Historians' Books


Hyperactive: the controversial history of ADHD

Matthew Smith |

Most academic books have an elephantine gestation. An idea forms, research follows, perhaps sporadically over Christmas breaks and summer holidays, and then you begin the alternatively flattering and soul-shattering experience of soliciting your precious idea to a publisher in the hopes of getting a contract. That being achieved, and almost as an afterthought, writing begins, sometimes fluidly, sometimes tortuously, sometimes not at all. Then, after deadlines, reviews, more deadlines, filling out marketing questionnaires, edits, proofs, indexing, and, in my case, some humming and hawing over what to call the blessed thing, the book is published. It can be such a convoluted process that you almost forget why you thought about writing it in the first place. But that's not the case for this book. I know exactly where I was when I decided to write a book on the history of hyperactivity.

It was December 2001 and I was in my MA supervisor's office, discussing my first three months' research. My project was on the history of science and religion, focusing on the Boyle Lectures, a perfectly good and eternally relevant topic, but it is safe to say that my progress had been, well, middling. I liked the topic - and still do - but I was out of my depth. My background in early modern history was shaky, I wasn't particularly strong on either science or religion and my Latin was abysmal. The fact that I began my degree on 11 September 2001 hadn't helped the mood. Ironically, the only other place I had been accepted for an MA was Dalhousie University in Halifax; my topic: 'Breakdowns in Post-War American Intelligence'!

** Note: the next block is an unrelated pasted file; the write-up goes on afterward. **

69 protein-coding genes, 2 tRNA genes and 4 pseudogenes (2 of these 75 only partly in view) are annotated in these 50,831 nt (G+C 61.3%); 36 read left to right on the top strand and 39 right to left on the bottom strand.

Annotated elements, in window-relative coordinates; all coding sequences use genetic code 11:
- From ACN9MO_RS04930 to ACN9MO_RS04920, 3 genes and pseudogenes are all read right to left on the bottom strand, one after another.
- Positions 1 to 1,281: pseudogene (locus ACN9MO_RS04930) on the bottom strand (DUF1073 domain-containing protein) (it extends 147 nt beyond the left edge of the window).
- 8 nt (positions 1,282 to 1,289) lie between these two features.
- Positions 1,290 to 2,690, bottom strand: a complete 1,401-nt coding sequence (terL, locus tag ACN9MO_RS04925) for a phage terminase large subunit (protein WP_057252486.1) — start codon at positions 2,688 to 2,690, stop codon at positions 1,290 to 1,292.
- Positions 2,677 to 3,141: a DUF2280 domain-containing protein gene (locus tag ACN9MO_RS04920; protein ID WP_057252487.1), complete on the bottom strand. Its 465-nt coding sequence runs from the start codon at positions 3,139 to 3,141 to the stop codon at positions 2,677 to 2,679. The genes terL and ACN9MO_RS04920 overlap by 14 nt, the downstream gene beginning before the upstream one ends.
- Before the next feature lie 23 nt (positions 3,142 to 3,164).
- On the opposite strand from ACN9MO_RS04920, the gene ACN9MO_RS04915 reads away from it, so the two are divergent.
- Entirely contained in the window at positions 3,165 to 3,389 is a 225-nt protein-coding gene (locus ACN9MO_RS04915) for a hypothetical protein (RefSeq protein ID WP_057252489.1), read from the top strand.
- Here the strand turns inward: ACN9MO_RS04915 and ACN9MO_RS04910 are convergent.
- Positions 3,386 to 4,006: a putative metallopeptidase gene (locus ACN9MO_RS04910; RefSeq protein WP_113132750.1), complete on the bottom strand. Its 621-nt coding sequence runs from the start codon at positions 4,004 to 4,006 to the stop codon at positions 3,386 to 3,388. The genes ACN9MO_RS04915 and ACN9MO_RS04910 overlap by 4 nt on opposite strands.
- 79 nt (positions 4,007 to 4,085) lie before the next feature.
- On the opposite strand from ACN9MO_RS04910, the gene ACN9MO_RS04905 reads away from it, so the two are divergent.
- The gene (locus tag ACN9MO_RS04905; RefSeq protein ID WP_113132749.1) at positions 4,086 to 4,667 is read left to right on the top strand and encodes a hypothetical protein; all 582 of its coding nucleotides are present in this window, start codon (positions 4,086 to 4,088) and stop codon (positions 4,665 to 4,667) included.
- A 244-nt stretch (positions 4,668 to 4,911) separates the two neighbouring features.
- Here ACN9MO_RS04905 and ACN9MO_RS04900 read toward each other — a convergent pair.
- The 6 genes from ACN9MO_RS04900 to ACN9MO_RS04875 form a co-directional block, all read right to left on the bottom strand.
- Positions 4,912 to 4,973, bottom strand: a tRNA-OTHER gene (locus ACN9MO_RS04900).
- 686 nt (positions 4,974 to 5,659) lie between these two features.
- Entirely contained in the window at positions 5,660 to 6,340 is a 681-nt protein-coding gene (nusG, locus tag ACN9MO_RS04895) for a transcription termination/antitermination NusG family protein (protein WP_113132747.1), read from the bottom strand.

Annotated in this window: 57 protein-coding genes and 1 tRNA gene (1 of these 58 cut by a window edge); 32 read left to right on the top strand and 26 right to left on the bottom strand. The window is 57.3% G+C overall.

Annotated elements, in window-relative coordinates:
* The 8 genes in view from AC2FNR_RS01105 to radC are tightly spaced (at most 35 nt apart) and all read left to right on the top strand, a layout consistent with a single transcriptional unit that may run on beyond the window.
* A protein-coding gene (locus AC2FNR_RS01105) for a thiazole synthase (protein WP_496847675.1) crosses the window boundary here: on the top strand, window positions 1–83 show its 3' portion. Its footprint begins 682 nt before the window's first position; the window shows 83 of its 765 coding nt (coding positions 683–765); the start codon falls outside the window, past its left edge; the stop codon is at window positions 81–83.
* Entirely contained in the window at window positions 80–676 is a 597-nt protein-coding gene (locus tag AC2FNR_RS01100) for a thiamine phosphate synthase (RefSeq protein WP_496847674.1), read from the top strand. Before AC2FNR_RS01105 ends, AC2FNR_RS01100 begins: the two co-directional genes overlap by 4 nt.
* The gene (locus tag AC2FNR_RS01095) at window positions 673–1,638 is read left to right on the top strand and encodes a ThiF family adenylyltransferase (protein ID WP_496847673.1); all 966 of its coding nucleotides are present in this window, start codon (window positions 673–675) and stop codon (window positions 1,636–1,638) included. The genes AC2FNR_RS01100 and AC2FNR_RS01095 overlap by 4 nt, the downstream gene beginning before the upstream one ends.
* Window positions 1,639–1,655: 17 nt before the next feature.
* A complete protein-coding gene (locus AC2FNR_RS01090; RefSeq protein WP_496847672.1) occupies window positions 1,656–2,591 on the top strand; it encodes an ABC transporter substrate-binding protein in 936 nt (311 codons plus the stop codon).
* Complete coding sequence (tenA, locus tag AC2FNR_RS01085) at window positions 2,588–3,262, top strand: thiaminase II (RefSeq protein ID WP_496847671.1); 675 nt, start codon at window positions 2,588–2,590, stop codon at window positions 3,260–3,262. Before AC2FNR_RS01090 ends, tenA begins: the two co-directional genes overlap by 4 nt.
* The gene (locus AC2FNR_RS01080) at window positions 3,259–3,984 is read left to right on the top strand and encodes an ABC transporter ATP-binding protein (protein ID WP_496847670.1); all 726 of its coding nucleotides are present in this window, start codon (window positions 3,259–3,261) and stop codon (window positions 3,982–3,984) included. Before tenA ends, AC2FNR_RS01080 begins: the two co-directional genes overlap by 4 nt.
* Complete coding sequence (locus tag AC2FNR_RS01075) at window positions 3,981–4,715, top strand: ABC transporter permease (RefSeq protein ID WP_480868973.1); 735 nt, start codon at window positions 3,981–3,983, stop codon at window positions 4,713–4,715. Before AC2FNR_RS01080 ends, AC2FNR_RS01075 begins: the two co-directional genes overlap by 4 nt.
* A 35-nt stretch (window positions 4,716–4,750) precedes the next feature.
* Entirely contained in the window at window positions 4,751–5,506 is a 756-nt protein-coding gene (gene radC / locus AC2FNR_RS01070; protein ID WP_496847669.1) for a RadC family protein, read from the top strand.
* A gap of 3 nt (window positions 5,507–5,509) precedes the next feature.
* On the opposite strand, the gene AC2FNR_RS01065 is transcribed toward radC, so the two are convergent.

So, there I was, listening to my supervisor's eminently sensible advice on how to proceed, when I blurted out something about changing my topic to the history of hyperactivity. She looked at me quizzically, but also with intense interest. I explained that before returning to university, I had been a counsellor and done a good deal of work helping young people diagnosed with Attention Deficit Hyperactivity Disorder (ADHD). During the course of my history of science seminar, I had become curious about the origins of ADHD and why it had become so ubiquitous. Then I paused, expecting my supervisor to burst out laughing.

She didn't. Instead, we launched into an excited and rambling discussion that touched on ADHD, education, learning disabilities, parenting and giftedness (her children were attending a laboratory school where all the kids, and especially the naughty ones, were apparently 'gifted'). Not only did she think it was a great topic, but she also thought it was a subject that would interest the general public. 'There's a book there', she said assuredly, 'even if you don't go on for a PhD.'